The flexible exhaust duct from your clothes dryer should be cleaned once a year as well. If not, you could become witness to truly disastrous, spontaneous combustion. I’ve also seen instances in which the hose that vents the dryer became disconnected from the vent to the exterior of the home, shooting out a blast of flammable lint into the attic or basement crawl space. There is no good reason to defer this sort of maintenance. 

Rotten Roofs

There is an old joke about why someone doesn’t fix a leak in the roof: “When it don’t rain, the roof don’t leak; when it rains, it’s too wet to fix it.” Classic deferred maintenance!

People install 20-30 year roofs and expect them to last 20-30 years. But we don’t live in a lab—especially in the Northeast. We live in sleet, snow, ice, heat, rain, and wind. If your roof is showing signs of age, it’s better to take out your checkbook now. If you wait, your roofers will have to rip out and replace major sheets of plywood. Every time they rip and bang, dirt and debris will cascade into your attic. The vibrations throughout the house can even cause art to swing and recessed lighting fixtures to drop! Plus, all that pounding will give you a migraine. And we haven’t even spoken about the damage to walls and ceilings as well as ceiling mounted lighting that a leaky roof can cause. I will leave those to your imagination. Just think about a parade of painters and electricians trooping into your home, and perhaps water damage to draperies and clothing in closets.

Water damage caused by a leaky roof. (See areas outlined in black.)

Appliance Agonies

Appliances these days have a lifespan of 7-10 years; unfortunately, they don’t make them like they used to. When you sense trouble, act. An emergency replacement doesn’t give you time to do proper research, and the decision-making process is rushed. 

For example:

  • The toilet begins to make a trickling noise. That means it’s leaking. Soon, that little trickle will turn into a flood. It could be something as minor as the ball-cock mechanism in the tank. Please call the plumber if you don’t know how to replace it. 
  • Your once-glorious shower time starts to get shorter and shorter because the water unexpectedly turns cold, and you end up with flat, listless hair because you haven’t had time to rinse out your conditioner. Your hot water heater may need to be replaced. They last for 15 years max. And if you wait until the water heater starts to leak—well, we have already addressed water damage.
  • Your 10-year-old air conditioner is chuffing and rattling away, but you still feel reasonably cool, right? Wait until it dies on a hot July night—you’ll wish you spent the money to replace it sooner!
  • The water from kitchen tap is gruelingly slow because the screen has become clogged with minerals. This one is easy: You can simply unscrew the screen and clean it, or rubber-band a baggie of white vinegar around the tap to dissolve the minerals. Or, you could wait until the faucet backs up and explodes. Your choice! (this applies to the shower head and other faucets as well.)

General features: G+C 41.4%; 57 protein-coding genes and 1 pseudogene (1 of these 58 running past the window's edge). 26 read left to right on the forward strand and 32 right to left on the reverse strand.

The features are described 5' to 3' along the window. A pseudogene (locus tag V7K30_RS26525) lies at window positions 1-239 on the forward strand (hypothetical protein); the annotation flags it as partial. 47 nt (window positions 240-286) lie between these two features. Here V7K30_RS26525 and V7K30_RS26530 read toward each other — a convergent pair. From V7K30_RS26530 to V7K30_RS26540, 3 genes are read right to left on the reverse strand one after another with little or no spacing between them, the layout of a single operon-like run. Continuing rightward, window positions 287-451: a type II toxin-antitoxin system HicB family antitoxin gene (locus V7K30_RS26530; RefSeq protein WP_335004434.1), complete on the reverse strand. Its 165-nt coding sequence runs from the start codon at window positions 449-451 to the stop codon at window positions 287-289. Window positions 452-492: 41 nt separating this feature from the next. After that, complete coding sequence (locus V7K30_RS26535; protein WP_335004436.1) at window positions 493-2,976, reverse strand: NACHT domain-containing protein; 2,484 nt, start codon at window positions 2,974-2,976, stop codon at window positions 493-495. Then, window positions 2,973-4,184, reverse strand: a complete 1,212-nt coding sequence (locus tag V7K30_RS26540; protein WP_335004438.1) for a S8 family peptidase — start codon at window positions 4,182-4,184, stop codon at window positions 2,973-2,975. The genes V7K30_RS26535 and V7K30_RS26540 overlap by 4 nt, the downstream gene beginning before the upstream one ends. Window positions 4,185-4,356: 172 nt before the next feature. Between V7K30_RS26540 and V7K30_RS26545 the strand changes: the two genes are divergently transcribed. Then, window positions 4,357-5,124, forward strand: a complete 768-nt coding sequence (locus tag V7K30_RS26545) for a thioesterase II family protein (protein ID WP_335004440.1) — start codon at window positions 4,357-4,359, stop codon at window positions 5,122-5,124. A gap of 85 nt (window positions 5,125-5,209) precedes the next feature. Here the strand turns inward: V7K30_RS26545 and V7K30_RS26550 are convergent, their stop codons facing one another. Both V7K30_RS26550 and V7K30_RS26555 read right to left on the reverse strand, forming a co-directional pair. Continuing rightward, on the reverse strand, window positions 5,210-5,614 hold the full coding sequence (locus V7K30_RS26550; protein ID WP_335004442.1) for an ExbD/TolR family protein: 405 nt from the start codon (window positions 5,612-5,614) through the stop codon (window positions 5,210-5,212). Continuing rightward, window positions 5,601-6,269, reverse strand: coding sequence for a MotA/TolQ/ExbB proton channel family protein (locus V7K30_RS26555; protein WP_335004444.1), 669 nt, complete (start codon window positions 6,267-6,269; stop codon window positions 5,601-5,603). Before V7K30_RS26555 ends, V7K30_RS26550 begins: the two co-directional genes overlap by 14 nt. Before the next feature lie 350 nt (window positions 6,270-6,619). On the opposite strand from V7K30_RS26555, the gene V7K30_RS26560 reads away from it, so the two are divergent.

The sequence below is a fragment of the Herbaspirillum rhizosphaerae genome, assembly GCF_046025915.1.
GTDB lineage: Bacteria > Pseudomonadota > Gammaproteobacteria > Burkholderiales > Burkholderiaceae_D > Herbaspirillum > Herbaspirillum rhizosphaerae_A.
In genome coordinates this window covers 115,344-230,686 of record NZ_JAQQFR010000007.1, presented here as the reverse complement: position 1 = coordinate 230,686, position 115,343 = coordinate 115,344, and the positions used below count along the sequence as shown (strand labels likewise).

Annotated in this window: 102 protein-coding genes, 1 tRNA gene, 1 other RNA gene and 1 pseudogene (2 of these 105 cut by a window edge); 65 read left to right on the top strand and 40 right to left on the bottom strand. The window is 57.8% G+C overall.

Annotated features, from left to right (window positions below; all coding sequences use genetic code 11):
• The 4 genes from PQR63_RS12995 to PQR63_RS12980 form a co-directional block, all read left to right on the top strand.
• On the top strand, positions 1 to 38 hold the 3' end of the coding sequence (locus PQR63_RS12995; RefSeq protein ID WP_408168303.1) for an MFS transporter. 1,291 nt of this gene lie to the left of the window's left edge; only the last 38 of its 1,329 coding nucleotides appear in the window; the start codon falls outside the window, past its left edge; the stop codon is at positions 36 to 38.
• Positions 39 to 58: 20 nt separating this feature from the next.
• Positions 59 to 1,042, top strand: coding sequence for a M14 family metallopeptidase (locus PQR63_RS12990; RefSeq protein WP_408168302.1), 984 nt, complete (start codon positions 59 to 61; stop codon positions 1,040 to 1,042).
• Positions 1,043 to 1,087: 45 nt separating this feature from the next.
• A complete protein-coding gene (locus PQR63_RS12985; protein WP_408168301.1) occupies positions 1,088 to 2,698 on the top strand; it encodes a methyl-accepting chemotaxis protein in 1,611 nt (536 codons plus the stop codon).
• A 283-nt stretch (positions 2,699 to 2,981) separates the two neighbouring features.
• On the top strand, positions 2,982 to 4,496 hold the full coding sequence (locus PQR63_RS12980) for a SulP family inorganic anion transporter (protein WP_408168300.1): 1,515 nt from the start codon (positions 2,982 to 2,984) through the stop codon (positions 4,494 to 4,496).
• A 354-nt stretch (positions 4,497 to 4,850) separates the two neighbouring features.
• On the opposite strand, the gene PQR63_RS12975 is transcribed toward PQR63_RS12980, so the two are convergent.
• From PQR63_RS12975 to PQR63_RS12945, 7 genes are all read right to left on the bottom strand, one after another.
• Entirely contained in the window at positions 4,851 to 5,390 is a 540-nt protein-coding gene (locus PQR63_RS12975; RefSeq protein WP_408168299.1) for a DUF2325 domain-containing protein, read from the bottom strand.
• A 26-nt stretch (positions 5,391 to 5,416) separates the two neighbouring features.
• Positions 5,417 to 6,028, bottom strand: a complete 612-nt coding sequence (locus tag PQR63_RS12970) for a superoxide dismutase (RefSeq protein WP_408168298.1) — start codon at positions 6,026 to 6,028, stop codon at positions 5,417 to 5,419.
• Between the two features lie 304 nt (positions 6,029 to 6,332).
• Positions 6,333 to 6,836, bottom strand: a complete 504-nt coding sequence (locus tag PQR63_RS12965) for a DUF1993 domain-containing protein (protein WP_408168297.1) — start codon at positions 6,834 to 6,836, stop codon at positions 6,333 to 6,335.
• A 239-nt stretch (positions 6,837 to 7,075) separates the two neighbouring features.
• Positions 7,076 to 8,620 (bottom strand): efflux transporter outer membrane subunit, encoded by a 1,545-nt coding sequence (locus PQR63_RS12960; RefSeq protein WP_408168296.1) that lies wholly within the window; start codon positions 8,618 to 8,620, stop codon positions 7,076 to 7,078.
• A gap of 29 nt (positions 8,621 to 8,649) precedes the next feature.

• A persistent drip has started to leave terrible stains in a bathtub. But it’s just a drip, right? By the time the stain turns brown, there is no way to get it out. If you hope to sell your home soon, this is the sort of thing that really turns potential buyers off. Fix the leak. Or you will be purchasing a new tub.
  • In your shower, the grout where the tile floor meets the tile wall has decayed and/or washed away. There is a thick line of black mold now residing there. You could attempt to clean it and apply clear caulk over the area, effectively trapping the black gunk inside the wall where it will continue to grow. Or you could pay a professional to scrape out the grout, treat it, and then re-grout it. New grout can be sealed and it will last longer.

A shower in need of new grout.

Deferred maintenance seems easy, at first glance. But fixing things immediately is so much smarter, and it really isn’t that hard. Some of you are very handy do-it-yourselfers. It is time to set aside some time and just do it!

Old and on the Verge of Breaking

Senior citizens are not as observant as they used to be. They suffer from aches and pains, their eyesight is failing, and they are more concerned about maintaining their own aging bodies than they are their homes. Similarly, their adult children are more worried about taking care of their parents then they are about the septic system or the strange “thunking” noise from the washing machine.

But it’s not just the elderly who ignore key maintenance issues. We all do it. Maintaining your home means being alert and looking at things. You need to take an hour 2-3 times a year to inspect your home and all its nooks and crannies. Put it in your calendar: “This is the day to examine my house.” You can prevent an event that is going to cost you time and money. 

Don’t let this happen in your home!

(Can’t or won’t do it yourself? Then please pay someone else to do it for you. You will be grateful that you did.)

What have you seen or experienced as a homeowner or a tenant in the way of deferred maintenance? I’d love to hear your comments. Please do share them.

My next blog will cover spring cleaning—which we will appropriately discuss once summer has arrived, in June. (Perhaps we’ll call it “deferred spring cleaning”—no one is perfect, after all.)

Until then, please reach out to me with any questions. 

Best wishes,